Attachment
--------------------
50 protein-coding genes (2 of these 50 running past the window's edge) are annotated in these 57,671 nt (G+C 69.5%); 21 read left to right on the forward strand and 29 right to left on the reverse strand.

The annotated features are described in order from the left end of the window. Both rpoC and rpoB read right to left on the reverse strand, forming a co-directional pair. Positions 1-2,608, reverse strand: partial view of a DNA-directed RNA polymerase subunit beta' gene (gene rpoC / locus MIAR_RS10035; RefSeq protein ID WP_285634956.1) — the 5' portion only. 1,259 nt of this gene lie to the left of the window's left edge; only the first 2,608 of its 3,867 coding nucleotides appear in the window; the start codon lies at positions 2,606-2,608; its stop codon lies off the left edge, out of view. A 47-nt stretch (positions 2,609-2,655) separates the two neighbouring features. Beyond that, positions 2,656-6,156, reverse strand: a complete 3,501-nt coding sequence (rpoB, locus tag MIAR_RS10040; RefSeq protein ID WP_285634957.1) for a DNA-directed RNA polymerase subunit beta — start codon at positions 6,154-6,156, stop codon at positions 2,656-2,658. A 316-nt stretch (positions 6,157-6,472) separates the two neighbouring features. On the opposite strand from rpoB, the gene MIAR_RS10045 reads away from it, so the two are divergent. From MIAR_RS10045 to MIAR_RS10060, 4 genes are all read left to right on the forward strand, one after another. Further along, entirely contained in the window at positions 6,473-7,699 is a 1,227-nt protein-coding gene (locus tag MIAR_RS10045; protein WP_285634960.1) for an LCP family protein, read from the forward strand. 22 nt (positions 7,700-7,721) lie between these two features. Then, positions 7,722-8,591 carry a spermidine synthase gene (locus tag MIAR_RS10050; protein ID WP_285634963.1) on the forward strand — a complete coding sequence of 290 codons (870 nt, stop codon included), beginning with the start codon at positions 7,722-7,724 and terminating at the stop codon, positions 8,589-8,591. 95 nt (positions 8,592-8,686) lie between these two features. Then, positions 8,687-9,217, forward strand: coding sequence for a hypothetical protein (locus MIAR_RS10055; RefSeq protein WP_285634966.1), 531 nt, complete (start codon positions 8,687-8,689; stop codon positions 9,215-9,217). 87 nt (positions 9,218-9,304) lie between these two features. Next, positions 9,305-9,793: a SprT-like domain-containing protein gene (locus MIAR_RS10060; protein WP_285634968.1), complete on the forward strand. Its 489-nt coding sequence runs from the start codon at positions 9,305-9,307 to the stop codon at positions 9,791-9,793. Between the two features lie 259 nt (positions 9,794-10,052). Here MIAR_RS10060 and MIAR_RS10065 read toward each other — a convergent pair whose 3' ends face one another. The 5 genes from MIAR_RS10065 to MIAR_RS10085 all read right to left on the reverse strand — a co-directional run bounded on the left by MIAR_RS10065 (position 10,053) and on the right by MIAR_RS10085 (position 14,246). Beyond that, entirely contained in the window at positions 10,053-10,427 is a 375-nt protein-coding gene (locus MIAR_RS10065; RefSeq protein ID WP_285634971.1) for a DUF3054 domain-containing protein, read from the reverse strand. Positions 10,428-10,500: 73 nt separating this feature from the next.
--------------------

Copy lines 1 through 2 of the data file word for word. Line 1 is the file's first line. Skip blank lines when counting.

50 protein-coding genes (2 of these 50 running past the window's edge) are annotated in these 57,671 nt (G+C 69.5%); 21 read left to right on the forward strand and 29 right to left on the reverse strand.

The annotated features are described in order from the left end of the window. Both rpoC and rpoB read right to left on the reverse strand, forming a co-directional pair. Positions 1-2,608, reverse strand: partial view of a DNA-directed RNA polymerase subunit beta' gene (gene rpoC / locus MIAR_RS10035; RefSeq protein ID WP_285634956.1) — the 5' portion only. 1,259 nt of this gene lie to the left of the window's left edge; only the first 2,608 of its 3,867 coding nucleotides appear in the window; the start codon lies at positions 2,606-2,608; its stop codon lies off the left edge, out of view. A 47-nt stretch (positions 2,609-2,655) separates the two neighbouring features. Beyond that, positions 2,656-6,156, reverse strand: a complete 3,501-nt coding sequence (rpoB, locus tag MIAR_RS10040; RefSeq protein ID WP_285634957.1) for a DNA-directed RNA polymerase subunit beta — start codon at positions 6,154-6,156, stop codon at positions 2,656-2,658. A 316-nt stretch (positions 6,157-6,472) separates the two neighbouring features. On the opposite strand from rpoB, the gene MIAR_RS10045 reads away from it, so the two are divergent. From MIAR_RS10045 to MIAR_RS10060, 4 genes are all read left to right on the forward strand, one after another. Further along, entirely contained in the window at positions 6,473-7,699 is a 1,227-nt protein-coding gene (locus tag MIAR_RS10045; protein WP_285634960.1) for an LCP family protein, read from the forward strand. 22 nt (positions 7,700-7,721) lie between these two features. Then, positions 7,722-8,591 carry a spermidine synthase gene (locus tag MIAR_RS10050; protein ID WP_285634963.1) on the forward strand — a complete coding sequence of 290 codons (870 nt, stop codon included), beginning with the start codon at positions 7,722-7,724 and terminating at the stop codon, positions 8,589-8,591. 95 nt (positions 8,592-8,686) lie between these two features. Then, positions 8,687-9,217, forward strand: coding sequence for a hypothetical protein (locus MIAR_RS10055; RefSeq protein WP_285634966.1), 531 nt, complete (start codon positions 8,687-8,689; stop codon positions 9,215-9,217). 87 nt (positions 9,218-9,304) lie between these two features. Next, positions 9,305-9,793: a SprT-like domain-containing protein gene (locus MIAR_RS10060; protein WP_285634968.1), complete on the forward strand. Its 489-nt coding sequence runs from the start codon at positions 9,305-9,307 to the stop codon at positions 9,791-9,793. Between the two features lie 259 nt (positions 9,794-10,052). Here MIAR_RS10060 and MIAR_RS10065 read toward each other — a convergent pair whose 3' ends face one another. The 5 genes from MIAR_RS10065 to MIAR_RS10085 all read right to left on the reverse strand — a co-directional run bounded on the left by MIAR_RS10065 (position 10,053) and on the right by MIAR_RS10085 (position 14,246). Beyond that, entirely contained in the window at positions 10,053-10,427 is a 375-nt protein-coding gene (locus MIAR_RS10065; RefSeq protein ID WP_285634971.1) for a DUF3054 domain-containing protein, read from the reverse strand. Positions 10,428-10,500: 73 nt separating this feature from the next.